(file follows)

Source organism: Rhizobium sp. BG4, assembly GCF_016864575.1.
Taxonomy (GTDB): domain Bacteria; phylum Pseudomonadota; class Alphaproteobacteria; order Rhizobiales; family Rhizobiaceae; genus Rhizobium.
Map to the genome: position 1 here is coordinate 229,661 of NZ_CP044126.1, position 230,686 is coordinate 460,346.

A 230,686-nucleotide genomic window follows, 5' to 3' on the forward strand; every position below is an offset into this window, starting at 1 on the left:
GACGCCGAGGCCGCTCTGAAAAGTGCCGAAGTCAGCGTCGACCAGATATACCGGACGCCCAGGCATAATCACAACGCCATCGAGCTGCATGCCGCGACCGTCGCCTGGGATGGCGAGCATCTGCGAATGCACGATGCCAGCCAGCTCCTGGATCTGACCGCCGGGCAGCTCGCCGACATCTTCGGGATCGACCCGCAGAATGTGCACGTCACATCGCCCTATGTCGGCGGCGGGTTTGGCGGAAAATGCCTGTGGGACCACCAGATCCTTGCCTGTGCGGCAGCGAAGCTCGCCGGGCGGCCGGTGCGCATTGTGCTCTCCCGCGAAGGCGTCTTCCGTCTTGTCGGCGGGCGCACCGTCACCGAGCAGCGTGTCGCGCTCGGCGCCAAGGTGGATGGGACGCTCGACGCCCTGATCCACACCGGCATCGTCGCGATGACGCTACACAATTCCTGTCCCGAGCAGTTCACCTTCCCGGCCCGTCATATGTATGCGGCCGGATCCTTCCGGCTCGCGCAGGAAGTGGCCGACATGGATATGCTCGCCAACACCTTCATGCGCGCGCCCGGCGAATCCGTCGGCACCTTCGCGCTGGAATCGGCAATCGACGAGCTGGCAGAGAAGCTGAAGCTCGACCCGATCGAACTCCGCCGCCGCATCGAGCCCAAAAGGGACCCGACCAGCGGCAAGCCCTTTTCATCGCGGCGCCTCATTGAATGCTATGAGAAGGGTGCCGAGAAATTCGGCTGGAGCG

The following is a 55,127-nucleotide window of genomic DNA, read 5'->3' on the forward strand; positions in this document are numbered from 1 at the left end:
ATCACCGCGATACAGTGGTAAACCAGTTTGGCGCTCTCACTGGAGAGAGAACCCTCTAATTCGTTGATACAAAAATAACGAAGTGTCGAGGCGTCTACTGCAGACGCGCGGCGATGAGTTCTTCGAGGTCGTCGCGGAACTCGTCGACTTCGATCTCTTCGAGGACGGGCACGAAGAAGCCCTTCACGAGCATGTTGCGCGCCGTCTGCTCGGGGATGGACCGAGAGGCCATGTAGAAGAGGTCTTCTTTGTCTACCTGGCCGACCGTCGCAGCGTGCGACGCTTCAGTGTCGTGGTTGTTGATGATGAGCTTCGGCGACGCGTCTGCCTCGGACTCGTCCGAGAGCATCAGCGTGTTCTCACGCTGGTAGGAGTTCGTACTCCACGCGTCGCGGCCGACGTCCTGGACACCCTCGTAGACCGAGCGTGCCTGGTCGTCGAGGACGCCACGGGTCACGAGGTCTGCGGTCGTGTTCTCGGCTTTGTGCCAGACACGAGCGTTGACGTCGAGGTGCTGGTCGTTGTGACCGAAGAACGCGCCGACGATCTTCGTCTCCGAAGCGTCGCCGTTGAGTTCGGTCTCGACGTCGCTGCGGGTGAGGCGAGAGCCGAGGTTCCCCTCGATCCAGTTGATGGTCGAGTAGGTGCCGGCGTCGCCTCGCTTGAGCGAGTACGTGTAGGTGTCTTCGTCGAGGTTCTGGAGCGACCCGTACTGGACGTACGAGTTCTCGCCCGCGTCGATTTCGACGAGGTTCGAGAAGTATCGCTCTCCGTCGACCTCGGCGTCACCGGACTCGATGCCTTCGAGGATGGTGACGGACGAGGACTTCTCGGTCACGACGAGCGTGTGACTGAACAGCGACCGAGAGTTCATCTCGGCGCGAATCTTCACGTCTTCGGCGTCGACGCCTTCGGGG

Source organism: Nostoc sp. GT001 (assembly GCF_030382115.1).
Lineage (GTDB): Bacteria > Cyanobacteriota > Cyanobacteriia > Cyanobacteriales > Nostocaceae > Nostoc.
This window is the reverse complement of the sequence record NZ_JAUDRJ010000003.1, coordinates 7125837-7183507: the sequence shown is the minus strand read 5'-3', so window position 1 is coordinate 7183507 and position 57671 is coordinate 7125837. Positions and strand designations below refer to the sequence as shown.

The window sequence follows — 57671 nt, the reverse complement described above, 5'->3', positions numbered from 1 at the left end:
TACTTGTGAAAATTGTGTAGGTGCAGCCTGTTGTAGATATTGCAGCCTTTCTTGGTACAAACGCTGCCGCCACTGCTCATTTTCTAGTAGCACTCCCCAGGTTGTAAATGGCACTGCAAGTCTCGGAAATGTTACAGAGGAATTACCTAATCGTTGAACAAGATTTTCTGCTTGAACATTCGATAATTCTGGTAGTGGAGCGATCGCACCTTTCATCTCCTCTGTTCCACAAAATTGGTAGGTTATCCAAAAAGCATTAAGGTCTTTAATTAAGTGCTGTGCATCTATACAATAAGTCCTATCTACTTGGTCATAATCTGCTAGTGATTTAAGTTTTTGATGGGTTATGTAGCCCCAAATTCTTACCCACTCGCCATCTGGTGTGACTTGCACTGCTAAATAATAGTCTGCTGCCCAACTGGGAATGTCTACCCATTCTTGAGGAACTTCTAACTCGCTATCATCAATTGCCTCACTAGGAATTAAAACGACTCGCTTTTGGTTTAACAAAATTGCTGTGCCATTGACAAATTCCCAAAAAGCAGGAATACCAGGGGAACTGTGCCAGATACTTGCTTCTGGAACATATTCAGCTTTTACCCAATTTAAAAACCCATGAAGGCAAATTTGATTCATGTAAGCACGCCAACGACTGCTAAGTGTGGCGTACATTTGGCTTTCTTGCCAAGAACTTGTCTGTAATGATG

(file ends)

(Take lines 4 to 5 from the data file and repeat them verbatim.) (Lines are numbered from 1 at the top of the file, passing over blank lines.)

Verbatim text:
A 230,686-nucleotide genomic window follows, 5' to 3' on the forward strand; every position below is an offset into this window, starting at 1 on the left:
GACGCCGAGGCCGCTCTGAAAAGTGCCGAAGTCAGCGTCGACCAGATATACCGGACGCCCAGGCATAATCACAACGCCATCGAGCTGCATGCCGCGACCGTCGCCTGGGATGGCGAGCATCTGCGAATGCACGATGCCAGCCAGCTCCTGGATCTGACCGCCGGGCAGCTCGCCGACATCTTCGGGATCGACCCGCAGAATGTGCACGTCACATCGCCCTATGTCGGCGGCGGGTTTGGCGGAAAATGCCTGTGGGACCACCAGATCCTTGCCTGTGCGGCAGCGAAGCTCGCCGGGCGGCCGGTGCGCATTGTGCTCTCCCGCGAAGGCGTCTTCCGTCTTGTCGGCGGGCGCACCGTCACCGAGCAGCGTGTCGCGCTCGGCGCCAAGGTGGATGGGACGCTCGACGCCCTGATCCACACCGGCATCGTCGCGATGACGCTACACAATTCCTGTCCCGAGCAGTTCACCTTCCCGGCCCGTCATATGTATGCGGCCGGATCCTTCCGGCTCGCGCAGGAAGTGGCCGACATGGATATGCTCGCCAACACCTTCATGCGCGCGCCCGGCGAATCCGTCGGCACCTTCGCGCTGGAATCGGCAATCGACGAGCTGGCAGAGAAGCTGAAGCTCGACCCGATCGAACTCCGCCGCCGCATCGAGCCCAAAAGGGACCCGACCAGCGGCAAGCCCTTTTCATCGCGGCGCCTCATTGAATGCTATGAGAAGGGTGCCGAGAAATTCGGCTGGAGCG